Owing to the length of the spiel Gertrude was unprepared to be suddenly acknowledged.
Gertrude took long enough to respond, a few seconds–
That Nile simply walked up to her and stood directly before her, leaning in.
“Mind if I examine you? I’d like to check your condition after the night’s ordeal.”
“No, it’s not necessary. I’m doing fine.” Gertrude said suddenly.
Nile’s eyes trailed down Gertrude’s body and back up to her face.
“You look more energetic, but your unusually good mood might just be masking a physical issue. Adrenaline and hormones are not to be underestimated. At any rate, I won’t do anything without your consent, but you should allow me to give you a full checkup again as soon as your courage and pride can withstand the endeavor.” Nile said.
“My pride is irrelevant!” Gertrude said sharply. “I honestly haven’t felt better in weeks, I’ll have you know. I have no problems at all. Just accept what your patient tells you.”
“Hmm. I’m glad you’re still a bit surly.” Nile replied coolly. “Drastic personality changes, even positive ones, can be a sign of deeper distress. Stability and continuity are good indicators.”
“I am not being surly. You are just constantly trying to get a rise out of me for no reason.”
“My reason is that I am a concerned professional in whom you have entrusted your care.”
Gertrude sighed deeply and audibly.
Nile cracked a little grin and crossed her arms. Her ears did a little twitch.
“Forget all of that.” Gertrude said. “How is Monika doing?”
“She is just sleeping. Sleeping quite soundly in fact.” Nile said. “Thankfully before anything happened I already had permission to prepare an infirmary. Physically, Monika is unchanged from when I last examined her. I won’t be elaborating on what that means. Mentally, I can’t be sure how she fares. We’ll have to see how she acts when she awakens.”
“Thank you for taking care of her. She’s been through so much.” Gertrude said.
“My pleasure– but it is not necessary to thank me. This is my work. I would not be myself if I ignored people in need of medical help. It would be quite shameful.” Nile said. She glanced at the wall of the room. “I’m worried about her. But I’m also worried about you.”
It was not that Gertrude did not appreciate Nile’s attention.
But she had a stubborn feeling that she wanted to be treated as someone formidable.
She should have been the only one worrying– about Nile and Monika and the others.
In her mind, she had overcome her personal hurdles and deserved to be relied upon now.
“I promise, you can look after me when there’s need– but I feel perfectly fine.”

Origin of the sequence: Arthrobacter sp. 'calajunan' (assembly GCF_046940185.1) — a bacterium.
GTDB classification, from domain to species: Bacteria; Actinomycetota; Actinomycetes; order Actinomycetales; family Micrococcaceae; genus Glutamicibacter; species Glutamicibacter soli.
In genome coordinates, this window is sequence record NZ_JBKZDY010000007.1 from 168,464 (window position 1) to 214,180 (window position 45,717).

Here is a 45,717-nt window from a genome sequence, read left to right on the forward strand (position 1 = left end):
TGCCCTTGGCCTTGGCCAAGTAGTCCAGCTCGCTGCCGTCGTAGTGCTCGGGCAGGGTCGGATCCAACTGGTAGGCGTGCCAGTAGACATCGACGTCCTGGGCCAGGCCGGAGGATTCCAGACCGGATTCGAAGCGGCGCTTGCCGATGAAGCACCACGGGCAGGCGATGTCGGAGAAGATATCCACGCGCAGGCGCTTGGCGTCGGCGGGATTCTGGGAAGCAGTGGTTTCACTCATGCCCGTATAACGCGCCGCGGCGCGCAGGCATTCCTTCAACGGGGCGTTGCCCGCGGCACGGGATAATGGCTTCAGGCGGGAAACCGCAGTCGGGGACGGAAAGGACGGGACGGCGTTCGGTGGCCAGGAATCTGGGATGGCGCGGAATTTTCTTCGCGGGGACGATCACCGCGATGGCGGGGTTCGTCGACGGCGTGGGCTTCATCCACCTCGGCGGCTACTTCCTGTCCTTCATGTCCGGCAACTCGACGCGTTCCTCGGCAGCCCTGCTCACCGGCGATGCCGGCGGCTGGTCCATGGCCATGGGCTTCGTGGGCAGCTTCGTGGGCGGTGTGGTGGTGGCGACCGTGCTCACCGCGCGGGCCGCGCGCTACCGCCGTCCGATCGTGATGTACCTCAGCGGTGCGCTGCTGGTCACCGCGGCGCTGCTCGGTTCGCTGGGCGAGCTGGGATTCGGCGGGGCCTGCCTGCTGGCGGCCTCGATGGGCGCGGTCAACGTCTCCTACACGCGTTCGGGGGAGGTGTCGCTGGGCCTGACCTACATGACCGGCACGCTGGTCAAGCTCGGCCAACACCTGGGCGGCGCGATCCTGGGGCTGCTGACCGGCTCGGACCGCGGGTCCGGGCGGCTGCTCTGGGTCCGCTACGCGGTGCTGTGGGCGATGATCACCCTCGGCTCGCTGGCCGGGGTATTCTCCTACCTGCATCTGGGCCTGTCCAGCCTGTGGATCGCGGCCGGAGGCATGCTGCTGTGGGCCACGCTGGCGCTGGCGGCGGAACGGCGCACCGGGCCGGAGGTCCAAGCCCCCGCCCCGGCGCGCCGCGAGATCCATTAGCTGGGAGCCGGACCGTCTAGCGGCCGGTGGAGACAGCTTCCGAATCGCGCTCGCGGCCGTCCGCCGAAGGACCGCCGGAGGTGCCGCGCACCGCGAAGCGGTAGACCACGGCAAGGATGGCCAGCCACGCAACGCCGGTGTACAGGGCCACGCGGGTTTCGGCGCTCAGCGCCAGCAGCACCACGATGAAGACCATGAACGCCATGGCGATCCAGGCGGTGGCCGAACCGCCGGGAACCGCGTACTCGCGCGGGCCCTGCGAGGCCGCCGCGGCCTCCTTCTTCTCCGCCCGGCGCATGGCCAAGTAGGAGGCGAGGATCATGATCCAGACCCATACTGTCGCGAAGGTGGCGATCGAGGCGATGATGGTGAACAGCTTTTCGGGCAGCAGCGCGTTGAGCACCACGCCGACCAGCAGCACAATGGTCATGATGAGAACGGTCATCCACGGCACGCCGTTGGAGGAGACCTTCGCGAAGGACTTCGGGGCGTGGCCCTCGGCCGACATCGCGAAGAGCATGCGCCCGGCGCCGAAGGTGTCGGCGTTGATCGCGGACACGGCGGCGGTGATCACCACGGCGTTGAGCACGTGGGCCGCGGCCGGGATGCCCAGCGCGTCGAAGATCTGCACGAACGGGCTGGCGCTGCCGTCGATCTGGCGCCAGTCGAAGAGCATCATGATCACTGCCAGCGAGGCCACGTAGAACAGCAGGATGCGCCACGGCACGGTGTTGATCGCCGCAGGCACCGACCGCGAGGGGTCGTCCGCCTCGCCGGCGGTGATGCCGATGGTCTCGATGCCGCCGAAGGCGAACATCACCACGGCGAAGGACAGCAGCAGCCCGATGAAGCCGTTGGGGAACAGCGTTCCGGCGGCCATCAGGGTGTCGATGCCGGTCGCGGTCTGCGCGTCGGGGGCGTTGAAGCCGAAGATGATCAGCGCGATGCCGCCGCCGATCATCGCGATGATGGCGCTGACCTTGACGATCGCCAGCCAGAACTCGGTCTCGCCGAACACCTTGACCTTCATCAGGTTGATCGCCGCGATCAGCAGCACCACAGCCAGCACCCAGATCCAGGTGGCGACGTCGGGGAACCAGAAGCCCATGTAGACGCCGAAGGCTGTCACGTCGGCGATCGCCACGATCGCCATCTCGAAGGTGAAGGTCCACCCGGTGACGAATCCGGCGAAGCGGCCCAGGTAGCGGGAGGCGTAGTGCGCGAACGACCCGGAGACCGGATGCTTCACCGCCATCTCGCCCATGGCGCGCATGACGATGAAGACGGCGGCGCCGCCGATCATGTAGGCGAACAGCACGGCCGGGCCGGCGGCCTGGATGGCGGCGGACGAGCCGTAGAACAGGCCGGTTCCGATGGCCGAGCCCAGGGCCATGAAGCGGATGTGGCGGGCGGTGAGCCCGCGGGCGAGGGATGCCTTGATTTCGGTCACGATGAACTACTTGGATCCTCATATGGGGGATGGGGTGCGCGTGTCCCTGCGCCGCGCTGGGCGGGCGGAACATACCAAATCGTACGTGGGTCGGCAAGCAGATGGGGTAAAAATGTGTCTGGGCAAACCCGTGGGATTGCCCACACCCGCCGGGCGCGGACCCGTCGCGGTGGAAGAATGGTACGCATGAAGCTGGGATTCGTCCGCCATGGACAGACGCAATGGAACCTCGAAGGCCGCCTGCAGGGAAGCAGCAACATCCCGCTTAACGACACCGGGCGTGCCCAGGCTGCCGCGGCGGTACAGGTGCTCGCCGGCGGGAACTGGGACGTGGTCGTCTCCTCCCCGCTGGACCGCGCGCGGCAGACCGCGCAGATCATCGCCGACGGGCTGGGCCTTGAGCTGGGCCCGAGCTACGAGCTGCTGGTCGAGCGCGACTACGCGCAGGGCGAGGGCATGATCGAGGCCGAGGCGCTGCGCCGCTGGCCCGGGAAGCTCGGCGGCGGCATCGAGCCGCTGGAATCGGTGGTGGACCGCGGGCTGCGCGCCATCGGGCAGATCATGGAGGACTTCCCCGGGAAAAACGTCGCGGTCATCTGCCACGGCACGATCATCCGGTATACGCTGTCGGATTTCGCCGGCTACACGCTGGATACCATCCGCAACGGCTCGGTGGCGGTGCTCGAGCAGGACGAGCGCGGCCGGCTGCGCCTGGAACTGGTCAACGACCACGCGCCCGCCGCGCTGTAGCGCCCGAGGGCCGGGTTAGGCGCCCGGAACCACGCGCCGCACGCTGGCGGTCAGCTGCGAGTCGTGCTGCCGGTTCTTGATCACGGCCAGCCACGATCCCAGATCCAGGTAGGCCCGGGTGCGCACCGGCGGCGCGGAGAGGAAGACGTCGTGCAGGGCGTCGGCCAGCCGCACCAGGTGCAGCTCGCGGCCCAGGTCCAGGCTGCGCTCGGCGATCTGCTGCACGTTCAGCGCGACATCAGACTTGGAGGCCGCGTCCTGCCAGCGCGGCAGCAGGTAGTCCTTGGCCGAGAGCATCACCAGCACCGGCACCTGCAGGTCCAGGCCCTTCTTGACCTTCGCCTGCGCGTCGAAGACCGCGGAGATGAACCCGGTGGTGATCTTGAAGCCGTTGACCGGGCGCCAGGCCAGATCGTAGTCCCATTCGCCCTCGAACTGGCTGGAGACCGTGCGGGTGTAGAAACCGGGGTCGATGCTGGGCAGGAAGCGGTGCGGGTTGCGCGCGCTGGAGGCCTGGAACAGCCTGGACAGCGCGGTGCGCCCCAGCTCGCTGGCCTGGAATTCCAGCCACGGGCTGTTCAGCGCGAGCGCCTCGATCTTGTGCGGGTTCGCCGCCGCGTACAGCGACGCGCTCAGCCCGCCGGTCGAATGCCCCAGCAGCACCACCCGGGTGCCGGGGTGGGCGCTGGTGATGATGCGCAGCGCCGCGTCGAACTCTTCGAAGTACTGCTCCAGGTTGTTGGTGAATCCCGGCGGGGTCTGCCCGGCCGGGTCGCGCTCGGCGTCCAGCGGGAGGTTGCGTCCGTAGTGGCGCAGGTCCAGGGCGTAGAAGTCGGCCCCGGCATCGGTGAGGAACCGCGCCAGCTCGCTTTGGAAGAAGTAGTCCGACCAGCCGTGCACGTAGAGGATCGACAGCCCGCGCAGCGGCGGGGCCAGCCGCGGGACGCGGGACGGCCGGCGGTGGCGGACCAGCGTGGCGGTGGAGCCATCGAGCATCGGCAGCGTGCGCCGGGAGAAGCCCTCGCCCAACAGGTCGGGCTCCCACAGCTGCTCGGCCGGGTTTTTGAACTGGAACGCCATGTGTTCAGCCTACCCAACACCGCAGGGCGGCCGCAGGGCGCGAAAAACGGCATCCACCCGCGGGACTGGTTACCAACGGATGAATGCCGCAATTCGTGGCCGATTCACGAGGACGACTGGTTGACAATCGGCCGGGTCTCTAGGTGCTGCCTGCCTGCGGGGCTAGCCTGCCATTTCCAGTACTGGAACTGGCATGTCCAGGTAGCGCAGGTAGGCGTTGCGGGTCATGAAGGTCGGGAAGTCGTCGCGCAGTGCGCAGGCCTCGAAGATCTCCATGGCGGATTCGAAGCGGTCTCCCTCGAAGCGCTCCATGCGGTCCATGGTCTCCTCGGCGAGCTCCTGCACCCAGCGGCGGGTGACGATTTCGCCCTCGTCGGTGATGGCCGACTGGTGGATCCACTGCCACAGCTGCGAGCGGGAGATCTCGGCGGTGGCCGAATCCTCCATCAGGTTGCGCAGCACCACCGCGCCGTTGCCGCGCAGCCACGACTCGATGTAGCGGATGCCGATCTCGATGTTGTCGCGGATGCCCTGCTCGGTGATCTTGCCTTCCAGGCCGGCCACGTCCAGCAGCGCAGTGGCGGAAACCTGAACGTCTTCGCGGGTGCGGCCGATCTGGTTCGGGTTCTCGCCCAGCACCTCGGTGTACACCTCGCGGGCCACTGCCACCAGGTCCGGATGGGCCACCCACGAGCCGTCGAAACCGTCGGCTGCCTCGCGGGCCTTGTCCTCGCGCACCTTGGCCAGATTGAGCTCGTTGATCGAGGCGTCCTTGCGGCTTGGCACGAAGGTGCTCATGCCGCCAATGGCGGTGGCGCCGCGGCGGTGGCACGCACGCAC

“Alright, I won’t press you any further. Just remember that I am here.” Nile said.
She turned back around to the table she had set up in the back.
“Nile, I’m curious what you’re doing to those substances?”
Gertrude pointed at the beaker, propped up on a foldable rack, and the red fluid inside.
It had done frothing and looked a bit thinner than even previously.
“I am testing Katov mass gathered from outside the ship. Preliminarily trying to figure out what happened last night.” Nile said. “I was hoping that I might be able to reproduce a fleeting effect resembling the strange aetheric phenomenon, in miniature of course. By applying a certain neurochemical to the mass, I hoped to stimulate the organisms that make it up– but it looks like it had no effect other than altering the PH to kill it.”
“I don’t follow– what led you to believe such a thing was possible?” Gertrude said.
Nile looked as if she had not understood the question. She narrowed her eyes.
“You can’t truly be this incurious about the world, Gertrude? I can’t know anything until I have tried and observed results. That is the nature of experimentation. That’s what I am doing.”
Gertrude felt like an idiot. What was it about Nile that flustered her so easily?
“I was just worried something might happen.” She said, trying to sound sensible.
“Something happening is the very point. That is how we start learning. I am working with very small amounts of katov mass and chemicals. It’s very safe.” Nile sighed. “At any rate, I now believe the mass had nothing to do it with it– it was perhaps only reacting to the phenomenon, just like us. However, I hoped to test my belief and acquire proof by actually running some experiments. I’ll keep trying over the next few days and see the results.”
“Right.” Gertrude said. There was no use continuing this topic– she had other concerns.
In a fit of pique, she locked eyes with Nile, who met her gaze almost on accident.
For a moment, Nile appeared to recognize how Gertrude was looking at her.
Her eyes flashed red; just as Gertrude flexed those alien muscles in her own eyes.
Demonstrating her ability and seeing the blue and green color that collected around Nile.
Through her psionic sight she got the sense Nile’s aura was very deep and very dense.
That there was a depth to her– a depth that she did not hide but did not acknowledge.
Nile was very powerful. And her aura seemed to flicker like a candle-fire in a gust of air.
Despite her outward calm her aura gave off a feeling of volatility, or perhaps fluctuation.
However, her aura was also gentle. Her flame was wild, but it was not unforgiving.
“Nile, you know that I can do this now.” Gertrude said. “You are seeing it, right?”